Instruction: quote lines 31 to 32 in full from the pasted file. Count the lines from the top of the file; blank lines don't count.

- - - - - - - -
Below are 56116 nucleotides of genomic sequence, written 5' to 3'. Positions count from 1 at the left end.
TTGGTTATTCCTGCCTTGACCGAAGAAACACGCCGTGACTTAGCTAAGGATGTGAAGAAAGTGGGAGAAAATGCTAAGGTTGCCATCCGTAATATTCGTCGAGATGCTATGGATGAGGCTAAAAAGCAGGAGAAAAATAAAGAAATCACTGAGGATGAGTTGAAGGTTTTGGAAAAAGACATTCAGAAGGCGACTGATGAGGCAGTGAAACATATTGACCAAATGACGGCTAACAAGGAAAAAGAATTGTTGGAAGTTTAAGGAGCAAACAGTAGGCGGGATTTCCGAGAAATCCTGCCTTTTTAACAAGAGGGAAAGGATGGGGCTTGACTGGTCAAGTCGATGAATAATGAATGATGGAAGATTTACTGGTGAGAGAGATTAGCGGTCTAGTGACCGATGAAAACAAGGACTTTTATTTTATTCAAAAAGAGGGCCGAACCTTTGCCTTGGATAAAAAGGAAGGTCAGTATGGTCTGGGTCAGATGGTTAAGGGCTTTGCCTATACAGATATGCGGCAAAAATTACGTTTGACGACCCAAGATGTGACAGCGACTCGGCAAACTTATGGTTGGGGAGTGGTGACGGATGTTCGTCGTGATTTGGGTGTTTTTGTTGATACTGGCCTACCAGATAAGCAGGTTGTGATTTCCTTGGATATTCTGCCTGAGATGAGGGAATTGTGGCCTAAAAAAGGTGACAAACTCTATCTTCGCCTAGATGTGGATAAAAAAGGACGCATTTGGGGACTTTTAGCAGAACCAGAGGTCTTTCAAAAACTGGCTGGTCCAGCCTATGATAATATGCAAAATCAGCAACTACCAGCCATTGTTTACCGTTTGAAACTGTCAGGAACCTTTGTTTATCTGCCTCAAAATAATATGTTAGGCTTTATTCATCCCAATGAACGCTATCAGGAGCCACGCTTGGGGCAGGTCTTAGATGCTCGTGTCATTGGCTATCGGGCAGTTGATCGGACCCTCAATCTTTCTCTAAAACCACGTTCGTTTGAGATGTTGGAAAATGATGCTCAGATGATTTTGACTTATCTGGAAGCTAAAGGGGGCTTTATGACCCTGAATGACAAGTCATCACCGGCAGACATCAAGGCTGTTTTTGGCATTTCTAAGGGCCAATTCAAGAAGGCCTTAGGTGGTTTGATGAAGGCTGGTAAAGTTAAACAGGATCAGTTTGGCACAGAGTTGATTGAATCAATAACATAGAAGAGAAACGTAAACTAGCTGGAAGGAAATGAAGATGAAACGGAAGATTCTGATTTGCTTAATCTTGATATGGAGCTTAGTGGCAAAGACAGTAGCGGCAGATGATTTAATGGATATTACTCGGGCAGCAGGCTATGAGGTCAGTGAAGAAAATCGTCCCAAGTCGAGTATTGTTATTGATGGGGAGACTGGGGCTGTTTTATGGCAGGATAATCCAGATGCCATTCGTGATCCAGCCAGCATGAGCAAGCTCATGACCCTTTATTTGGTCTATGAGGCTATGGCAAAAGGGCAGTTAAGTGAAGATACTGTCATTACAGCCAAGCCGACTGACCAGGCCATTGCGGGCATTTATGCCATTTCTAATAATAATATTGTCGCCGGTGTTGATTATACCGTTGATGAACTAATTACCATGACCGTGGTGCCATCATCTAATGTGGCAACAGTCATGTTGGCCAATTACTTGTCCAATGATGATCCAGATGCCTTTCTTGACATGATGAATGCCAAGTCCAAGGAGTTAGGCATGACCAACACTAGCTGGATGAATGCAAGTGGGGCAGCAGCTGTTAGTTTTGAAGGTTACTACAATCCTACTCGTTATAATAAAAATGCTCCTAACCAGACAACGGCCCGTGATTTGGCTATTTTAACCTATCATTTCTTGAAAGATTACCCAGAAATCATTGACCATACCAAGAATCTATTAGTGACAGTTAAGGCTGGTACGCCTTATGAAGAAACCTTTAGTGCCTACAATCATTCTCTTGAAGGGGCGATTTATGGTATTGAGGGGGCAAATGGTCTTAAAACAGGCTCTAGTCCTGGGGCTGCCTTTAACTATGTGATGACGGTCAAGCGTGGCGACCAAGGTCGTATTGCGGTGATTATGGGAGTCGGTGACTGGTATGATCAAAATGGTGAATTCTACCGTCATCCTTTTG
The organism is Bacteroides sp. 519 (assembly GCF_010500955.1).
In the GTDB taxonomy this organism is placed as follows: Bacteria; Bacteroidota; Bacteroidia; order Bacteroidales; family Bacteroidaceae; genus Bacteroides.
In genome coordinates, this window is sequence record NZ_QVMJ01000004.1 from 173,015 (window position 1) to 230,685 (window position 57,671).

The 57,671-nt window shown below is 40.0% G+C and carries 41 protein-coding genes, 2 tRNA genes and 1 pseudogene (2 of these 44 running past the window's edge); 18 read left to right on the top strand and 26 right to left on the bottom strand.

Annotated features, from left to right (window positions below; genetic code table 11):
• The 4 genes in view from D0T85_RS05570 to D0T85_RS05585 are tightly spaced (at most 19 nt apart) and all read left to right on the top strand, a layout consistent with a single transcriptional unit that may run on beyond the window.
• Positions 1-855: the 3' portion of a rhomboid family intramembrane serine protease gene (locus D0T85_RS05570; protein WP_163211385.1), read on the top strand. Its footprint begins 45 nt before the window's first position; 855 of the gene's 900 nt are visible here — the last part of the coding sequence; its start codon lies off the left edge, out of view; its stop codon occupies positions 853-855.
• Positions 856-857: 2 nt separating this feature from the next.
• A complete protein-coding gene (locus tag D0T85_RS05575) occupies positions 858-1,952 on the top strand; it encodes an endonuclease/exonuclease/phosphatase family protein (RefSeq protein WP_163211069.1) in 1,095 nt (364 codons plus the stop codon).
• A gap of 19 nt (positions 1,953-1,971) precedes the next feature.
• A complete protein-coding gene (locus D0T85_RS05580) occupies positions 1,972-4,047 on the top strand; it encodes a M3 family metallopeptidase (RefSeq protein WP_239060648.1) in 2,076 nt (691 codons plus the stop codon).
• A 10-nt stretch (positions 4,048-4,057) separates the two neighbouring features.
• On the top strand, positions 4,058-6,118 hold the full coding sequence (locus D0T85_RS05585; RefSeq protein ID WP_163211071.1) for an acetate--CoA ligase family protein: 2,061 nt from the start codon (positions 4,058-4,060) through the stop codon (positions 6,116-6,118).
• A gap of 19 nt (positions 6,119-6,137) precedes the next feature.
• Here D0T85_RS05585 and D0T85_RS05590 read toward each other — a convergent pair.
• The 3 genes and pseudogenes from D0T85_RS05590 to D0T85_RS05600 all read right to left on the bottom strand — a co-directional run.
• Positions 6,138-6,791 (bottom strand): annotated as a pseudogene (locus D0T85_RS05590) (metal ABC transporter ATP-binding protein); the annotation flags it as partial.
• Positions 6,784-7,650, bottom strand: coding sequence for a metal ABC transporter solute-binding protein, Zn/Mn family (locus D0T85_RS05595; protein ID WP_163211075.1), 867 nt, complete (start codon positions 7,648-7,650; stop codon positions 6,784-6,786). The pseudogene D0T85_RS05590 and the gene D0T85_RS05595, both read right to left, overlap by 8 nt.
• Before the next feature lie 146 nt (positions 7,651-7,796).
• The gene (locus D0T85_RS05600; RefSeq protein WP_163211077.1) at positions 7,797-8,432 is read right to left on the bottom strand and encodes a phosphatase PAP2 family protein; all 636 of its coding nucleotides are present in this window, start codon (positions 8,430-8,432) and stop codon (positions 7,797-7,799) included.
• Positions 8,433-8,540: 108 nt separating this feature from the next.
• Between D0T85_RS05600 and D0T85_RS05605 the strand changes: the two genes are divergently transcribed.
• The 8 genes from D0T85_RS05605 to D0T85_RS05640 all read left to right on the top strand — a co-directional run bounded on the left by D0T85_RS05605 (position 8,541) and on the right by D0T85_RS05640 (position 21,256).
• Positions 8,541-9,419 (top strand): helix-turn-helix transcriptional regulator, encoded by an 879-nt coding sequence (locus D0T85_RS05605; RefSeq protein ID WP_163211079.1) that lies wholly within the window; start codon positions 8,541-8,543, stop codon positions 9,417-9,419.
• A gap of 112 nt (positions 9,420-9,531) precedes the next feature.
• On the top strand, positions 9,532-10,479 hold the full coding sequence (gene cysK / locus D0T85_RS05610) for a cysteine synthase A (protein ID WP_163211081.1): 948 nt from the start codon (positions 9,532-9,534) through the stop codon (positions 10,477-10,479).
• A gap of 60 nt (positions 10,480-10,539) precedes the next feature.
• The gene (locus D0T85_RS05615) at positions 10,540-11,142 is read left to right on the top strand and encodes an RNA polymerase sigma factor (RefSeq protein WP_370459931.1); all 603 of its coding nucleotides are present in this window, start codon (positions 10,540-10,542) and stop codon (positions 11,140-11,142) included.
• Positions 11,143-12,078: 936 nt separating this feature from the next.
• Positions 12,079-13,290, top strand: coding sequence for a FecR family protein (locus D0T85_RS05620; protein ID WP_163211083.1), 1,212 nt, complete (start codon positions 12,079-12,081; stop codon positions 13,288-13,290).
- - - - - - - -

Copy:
• Positions 11,143-12,078: 936 nt separating this feature from the next.
• Positions 12,079-13,290, top strand: coding sequence for a FecR family protein (locus D0T85_RS05620; protein ID WP_163211083.1), 1,212 nt, complete (start codon positions 12,079-12,081; stop codon positions 13,288-13,290).